Dealers ‘Slicing and Dicing’ a Defect
Norman Taylor & Associates
June 18, 2009
Lemon laws continue to be needed today—and continue to be strengthened in many states. In one example, the state of New Jersey has just enhanced their own lemon laws, which extends the period of vehicle warranty coverage from 18,000 to 24,000 miles. The improved laws will also make a significant distinction between the types of manufacturer’s defects; a serious, life-threatening defect can legally be considered a defect after the problem cannot be corrected after a single repair attempt, as compared with three or more failed repair attempts required for lesser defects.
Dealers have caught on to the changes and already have interesting ways to deflect a vehicle problem and make it appear as something other than the actual defect. “As an example, the ‘check engine’ light comes on one day and the car stalls,” explained leading California lemon law attorney Norman Taylor. “The dealer will try to make this problem look like something else, something less serious. As possibilities, there might be four different repair orders with four different stated problems, such as ‘a short in the electrical harness,’ ‘broken or disconnected vacuum hoses,’ ‘emission control system problem,’ or ‘ignition system fault.’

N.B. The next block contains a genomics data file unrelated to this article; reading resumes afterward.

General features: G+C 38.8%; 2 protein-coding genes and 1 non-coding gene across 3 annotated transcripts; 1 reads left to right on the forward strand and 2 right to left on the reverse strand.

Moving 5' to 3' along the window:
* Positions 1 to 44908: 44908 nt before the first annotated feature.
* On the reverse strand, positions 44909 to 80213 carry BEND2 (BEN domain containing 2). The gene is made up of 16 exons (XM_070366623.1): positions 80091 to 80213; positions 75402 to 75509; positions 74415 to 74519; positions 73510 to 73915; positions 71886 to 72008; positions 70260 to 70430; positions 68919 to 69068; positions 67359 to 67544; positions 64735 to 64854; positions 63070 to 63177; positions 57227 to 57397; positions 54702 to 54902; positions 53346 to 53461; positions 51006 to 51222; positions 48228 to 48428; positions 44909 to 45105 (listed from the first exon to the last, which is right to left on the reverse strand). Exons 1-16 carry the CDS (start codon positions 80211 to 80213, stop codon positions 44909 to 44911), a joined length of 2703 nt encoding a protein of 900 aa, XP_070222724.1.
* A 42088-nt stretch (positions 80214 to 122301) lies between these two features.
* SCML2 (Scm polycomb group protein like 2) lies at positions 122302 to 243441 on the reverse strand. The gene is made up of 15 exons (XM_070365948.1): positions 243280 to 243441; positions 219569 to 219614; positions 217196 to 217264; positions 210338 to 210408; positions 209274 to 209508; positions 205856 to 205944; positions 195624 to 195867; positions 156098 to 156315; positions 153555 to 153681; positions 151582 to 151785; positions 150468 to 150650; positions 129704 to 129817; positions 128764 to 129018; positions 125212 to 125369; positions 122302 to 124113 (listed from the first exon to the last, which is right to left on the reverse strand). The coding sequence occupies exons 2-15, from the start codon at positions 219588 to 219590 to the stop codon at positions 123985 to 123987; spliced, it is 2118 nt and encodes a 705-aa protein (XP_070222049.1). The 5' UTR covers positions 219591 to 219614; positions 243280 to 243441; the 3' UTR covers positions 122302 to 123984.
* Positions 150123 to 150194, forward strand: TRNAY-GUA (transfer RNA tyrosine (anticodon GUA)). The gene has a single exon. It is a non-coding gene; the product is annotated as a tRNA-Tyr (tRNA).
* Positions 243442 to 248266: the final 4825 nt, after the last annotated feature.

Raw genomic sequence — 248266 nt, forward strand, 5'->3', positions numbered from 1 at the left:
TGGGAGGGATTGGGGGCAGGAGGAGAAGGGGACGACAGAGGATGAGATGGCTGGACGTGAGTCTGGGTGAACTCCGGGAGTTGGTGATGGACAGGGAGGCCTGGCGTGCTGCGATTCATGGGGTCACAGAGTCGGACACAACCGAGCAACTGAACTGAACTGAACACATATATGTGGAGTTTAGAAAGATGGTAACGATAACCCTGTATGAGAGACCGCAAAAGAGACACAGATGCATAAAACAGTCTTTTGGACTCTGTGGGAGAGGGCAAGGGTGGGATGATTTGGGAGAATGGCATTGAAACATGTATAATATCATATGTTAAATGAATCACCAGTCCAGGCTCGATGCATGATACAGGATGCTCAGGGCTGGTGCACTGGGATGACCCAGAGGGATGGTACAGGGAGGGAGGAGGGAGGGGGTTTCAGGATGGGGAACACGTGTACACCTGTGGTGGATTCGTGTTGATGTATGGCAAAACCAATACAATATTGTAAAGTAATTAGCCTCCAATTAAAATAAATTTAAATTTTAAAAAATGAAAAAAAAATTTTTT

Norman Taylor has seen the use of such tricks on many occasions over many years. He has been a lemon law specialist since 1987, and he and his firm, Norman Taylor and Associates, have handled over 8,000 cases for consumers with a 98 percent success rate.
“If the dealer can write down something different on each repair order, the stalling problem can be made to look like it is not really the defect,” Taylor continued. “Then the manufacturer can argue that it has successfully repaired four different problems, instead of having repeated failed repair attempts for the same problem.”
Such tricks do nothing at all for the consumer except waste their valuable time and money—and thus “benefit” the manufacturer and dealer by making it appear that there is no defect at all. The key to overcoming such diversionary tactics—and there are many of them out there—is to contact and retain the services of a qualified lemon law attorney the very instant that you suspect you are driving a lemon. An attorney such as Taylor has years of experience and has seen it all. He and his firm can guide you through the distractions to the actual realization of your rights under the lemon law.